Looking at the shared responsibility model from AWS's point of view, we can see the clear distinction between AWS's responsibility for the security of the cloud (physical hardware and the lower layers such as host servers, storage, database, and network) and the customer's responsibility for security in the cloud (everything the customer controls – operating system, data encryption, network firewall rules, and customer data). The following diagram depicts AWS and the shared responsibility model:
As a customer of AWS, reading this book will allow you to gain the essential knowledge and best practices for using common AWS services (including compute, storage, networking, authentication, and so on) in a secure way.
More information on the AWS shared responsibility model can be found at the following link: https://aws.amazon.com/blogs/industries/applying-the-aws-shared-responsibility-model-to-your-gxp-solution/.
Azure and the shared responsibility model
Looking at the shared responsibility model from Azure's point of view, we can see the distinction between Azure's responsibility for its data centers (physical layers) and the customer's responsibility at the top layers (identities, devices, and customers' data). In the middle layers (operating system, network controls, and applications) the responsibility changes between Azure and the customers, according to various service types. The following diagram depicts Azure and the shared responsibility model:
As a customer of Azure, reading this book will allow you to gain the essential knowledge and best practices for using common Azure services (including compute, storage, networking, authentication, and others) in a secure way.
More information on the Azure shared responsibility model can be found at the following link: https://docs.microsoft.com/en-us/azure/security/fundamentals/shared-responsibility.
GCP and the shared responsibility model
Looking at the shared responsibility model from GCP's point of view, we can see that Google would like to emphasize that it builds its own hardware, which enables the company to control the hardware, boot, and kernel of its platform, including the storage layer encryption, network equipment, and logging of everything that Google is responsible for.
When looking at things that the customer is responsible for we can see a lot more layers, including everything from the guest operating system, network security rules, authentication, identity, and web application security, to things such as deployment, usage, access policies, and content (customers' data). The following diagram depicts GCP and the shared responsibility model:
As a customer of GCP, reading this book will allow you to gain the essential knowledge and best practices for using common GCP services (including compute, storage, networking, authentication, and more) in a secure way.
More information about the GCP shared responsibility model can be found at the following link: https://services.google.com/fh/files/misc/google-cloud-security-foundations-guide.pdf.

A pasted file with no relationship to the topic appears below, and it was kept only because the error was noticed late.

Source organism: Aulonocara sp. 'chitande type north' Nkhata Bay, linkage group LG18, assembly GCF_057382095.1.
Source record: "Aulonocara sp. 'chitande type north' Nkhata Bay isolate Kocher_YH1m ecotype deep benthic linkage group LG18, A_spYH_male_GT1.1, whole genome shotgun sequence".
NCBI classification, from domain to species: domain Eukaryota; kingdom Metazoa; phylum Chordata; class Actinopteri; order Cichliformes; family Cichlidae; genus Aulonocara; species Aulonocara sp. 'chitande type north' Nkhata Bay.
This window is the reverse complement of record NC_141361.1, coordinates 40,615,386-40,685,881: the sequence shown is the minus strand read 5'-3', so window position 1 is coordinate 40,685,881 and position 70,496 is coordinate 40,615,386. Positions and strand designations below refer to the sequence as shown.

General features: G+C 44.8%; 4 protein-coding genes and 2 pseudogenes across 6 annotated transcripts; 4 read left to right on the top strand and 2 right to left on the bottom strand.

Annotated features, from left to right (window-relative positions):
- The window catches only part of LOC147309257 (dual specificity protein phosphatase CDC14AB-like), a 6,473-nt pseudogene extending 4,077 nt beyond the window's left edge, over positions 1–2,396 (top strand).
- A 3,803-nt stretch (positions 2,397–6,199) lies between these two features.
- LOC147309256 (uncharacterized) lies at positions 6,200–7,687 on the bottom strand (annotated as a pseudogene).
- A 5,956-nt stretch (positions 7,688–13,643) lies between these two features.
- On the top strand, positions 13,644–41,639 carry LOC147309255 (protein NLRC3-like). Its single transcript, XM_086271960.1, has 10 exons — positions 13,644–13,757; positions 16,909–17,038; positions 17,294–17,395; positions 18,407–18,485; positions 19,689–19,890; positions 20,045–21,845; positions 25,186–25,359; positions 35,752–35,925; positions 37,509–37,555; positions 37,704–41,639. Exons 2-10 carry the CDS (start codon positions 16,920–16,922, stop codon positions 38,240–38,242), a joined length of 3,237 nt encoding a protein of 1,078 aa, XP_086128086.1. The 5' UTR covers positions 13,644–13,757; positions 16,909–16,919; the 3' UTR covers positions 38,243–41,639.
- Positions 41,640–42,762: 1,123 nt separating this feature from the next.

As a customer, understanding the shared responsibility model allows you, at any given time, to understand which layers are under the cloud vendor's responsibility and which layers are under the customer's responsibility.
An alternative to using the command line to interact with the cloud provider's API is using a Software Developer Kit (SDK) – a method to control actions (from deploying a virtual machine to encrypting storage), query information from a service (checking whether auditing is enabled for my customers logging into my web application), and more.
Since this book doesn't require previous development experience, I will provide examples for performing actions using the command-line tools.
During various chapters of this book, I will provide you with examples of commands that will allow you to easily implement the various security controls over AWS, Azure, and GCP.
I highly recommend that you become familiar with those tools.
The AWS CLI documentation explains how to install the tool and provides a detailed explanation of how to use it.
The documentation can be found at https://aws.amazon.com/cli.
The Azure CLI documentation explains how to install the tool and provides a detailed explanation of how to use it.
The documentation can be found at https://docs.microsoft.com/en-us/cli/azure.
Google Cloud SDK
The documentation can be found at https://cloud.google.com/sdk.
In the first chapter of this book, we learned the definition of a cloud, the different cloud deployment models, and the different cloud service models.
We also learned what the shared cloud responsibility model is, and how AWS, Azure, and GCP look at this concept from their own point of view.
Lastly, we had a short introduction to the AWS, Azure, and GCP built-in command-line tools, and, during the next chapters, I will provide you with examples of how to implement various tasks using the command-line tools.
This introduction will be referred to in the following chapters, where we will dive deeper into the best practices for securing cloud services using (in most cases) the cloud providers' built-in capabilities.
Securing cloud environments can be challenging, depending on your previous knowledge in IT or information security or cloud services in general.
Reading this book will assist you in gaining the necessary knowledge of how to secure cloud environments, regardless of your role in the organization or your previous experience.
In the next chapter, we will review the various compute services in the cloud (including virtual machines, managed databases, container services, and finally serverless services).